Financial Disclosure, Why Not?

By |2015-05-22T18:49:36+00:00September 5th, 2013|Retirement Planning|

Fee DisclosureThe US Department of labor (DOL) has for the past couple years been considering changes in law making it mandatory to disclose financial fees, expenses and how the end benefit is calculated along with possible risk when providing retirement planning. Risk can be exposure to loss as well as exposure to living too long.  How are these calculations made and what are the factors used in making them?

How can they not disclose?

Does common sense and fair play dictate disclosure?  Or is it the fact that the fees being charges are usurious? Are assumptions made by the actuaries based on reality?  How are they calculating the future needs of the retiree?  Fees and expenses should be disclosed and completely transparent along with the methods used in making long term calculations.  Not only is it the right thing to do but it makes the playing field level.

The actual pro and con fight is between the insurance industry and the securities industry.  The insurance side wants retirees to know the benefits of providing income over long term periods of time. The securities side feels that approach it too narrow and provides a disadvantage to them.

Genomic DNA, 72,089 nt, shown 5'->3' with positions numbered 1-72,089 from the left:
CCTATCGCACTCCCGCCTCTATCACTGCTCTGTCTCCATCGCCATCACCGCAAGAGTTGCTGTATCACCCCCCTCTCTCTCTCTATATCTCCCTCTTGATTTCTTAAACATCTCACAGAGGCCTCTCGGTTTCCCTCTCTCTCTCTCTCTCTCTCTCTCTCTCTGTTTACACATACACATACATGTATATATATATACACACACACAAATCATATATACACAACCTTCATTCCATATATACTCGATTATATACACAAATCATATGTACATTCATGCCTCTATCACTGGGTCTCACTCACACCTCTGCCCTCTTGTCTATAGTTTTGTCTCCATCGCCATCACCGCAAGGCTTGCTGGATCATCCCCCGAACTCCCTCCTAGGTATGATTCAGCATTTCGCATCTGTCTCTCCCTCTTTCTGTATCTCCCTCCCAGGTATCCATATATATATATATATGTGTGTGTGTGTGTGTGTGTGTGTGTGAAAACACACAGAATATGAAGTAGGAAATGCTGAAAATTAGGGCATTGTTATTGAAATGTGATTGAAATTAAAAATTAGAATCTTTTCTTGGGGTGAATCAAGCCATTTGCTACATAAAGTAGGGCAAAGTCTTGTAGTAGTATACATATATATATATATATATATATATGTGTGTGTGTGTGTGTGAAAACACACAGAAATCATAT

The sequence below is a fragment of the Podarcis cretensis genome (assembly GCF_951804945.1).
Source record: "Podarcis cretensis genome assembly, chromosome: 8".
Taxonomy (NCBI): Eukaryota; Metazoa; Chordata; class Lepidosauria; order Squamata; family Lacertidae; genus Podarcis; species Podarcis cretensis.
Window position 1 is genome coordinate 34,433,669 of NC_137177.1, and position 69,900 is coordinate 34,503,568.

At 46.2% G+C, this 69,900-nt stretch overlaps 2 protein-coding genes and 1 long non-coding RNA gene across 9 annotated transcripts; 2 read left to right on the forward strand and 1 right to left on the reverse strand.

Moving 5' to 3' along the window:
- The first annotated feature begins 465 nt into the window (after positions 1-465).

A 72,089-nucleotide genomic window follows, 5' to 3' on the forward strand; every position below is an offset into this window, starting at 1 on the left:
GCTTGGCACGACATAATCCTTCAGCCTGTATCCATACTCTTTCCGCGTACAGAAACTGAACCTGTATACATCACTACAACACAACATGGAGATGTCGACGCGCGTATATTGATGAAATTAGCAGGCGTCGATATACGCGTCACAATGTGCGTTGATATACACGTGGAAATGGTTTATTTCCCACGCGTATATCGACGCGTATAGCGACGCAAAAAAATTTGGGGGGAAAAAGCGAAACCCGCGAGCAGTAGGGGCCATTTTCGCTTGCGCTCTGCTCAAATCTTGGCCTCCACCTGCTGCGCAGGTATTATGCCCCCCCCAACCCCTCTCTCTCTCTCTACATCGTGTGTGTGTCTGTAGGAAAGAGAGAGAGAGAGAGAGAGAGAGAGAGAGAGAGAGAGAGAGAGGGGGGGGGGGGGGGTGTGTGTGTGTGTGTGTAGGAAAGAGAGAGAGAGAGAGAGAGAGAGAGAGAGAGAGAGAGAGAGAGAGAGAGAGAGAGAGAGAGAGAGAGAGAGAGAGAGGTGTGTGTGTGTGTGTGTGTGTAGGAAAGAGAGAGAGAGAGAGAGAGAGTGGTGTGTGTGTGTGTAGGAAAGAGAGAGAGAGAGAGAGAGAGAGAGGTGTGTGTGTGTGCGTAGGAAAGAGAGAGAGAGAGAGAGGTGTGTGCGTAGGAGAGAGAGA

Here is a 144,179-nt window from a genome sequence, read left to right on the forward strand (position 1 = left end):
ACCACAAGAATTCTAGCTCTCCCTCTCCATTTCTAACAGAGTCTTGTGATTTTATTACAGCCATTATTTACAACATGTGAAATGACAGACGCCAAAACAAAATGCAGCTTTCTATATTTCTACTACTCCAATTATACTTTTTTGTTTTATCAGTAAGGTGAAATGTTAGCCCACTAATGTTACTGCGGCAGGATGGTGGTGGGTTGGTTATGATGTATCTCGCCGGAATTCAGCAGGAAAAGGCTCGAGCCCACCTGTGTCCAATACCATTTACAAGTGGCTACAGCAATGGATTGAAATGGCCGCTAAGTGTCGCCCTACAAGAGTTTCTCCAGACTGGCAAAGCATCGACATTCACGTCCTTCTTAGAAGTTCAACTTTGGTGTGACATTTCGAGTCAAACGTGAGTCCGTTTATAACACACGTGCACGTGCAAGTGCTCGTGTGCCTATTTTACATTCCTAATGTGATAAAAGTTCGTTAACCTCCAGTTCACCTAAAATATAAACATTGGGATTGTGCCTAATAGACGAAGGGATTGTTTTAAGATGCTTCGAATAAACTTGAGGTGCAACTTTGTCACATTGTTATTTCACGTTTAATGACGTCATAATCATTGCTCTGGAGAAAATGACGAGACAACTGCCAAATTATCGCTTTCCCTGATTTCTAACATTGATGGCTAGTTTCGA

It is all in perception, fees, expenses, exposure to risk and exposure to longevity should all be disclosed.

What’s at risk is billions of dollars, dollars needed to fund retirements for the Baby Boomer generation.  Disclosure can only help and why would you not want to know all the facts if you were considering a retirement choice?  What is there to hide?  Oh yes I forgot, the compensation earned over the time period along with the numbers used which are currently behind the curtain.

It looks like the DOL is leaning towards the safety and guaranteed side in which a ruling for more disclosure could hurt the security guys.  The securities industry calls the DOL too “rigid” which may be true.

Still consider this simple fact: disclosure cannot be bad as long as it is equal.  Both the securities side and the insurance side should welcome transparency in how they plan the accounts, fees and expenses and exposure to risk.

About the Author:

Bill Broich
Bill Broich is a well-known annuity expert with over 30 years of experience. He has written hundreds of articles on annuities and other financial topics, and has been a featured commentator on TV, Radio and the Internet. To follow Bill's profile, click here.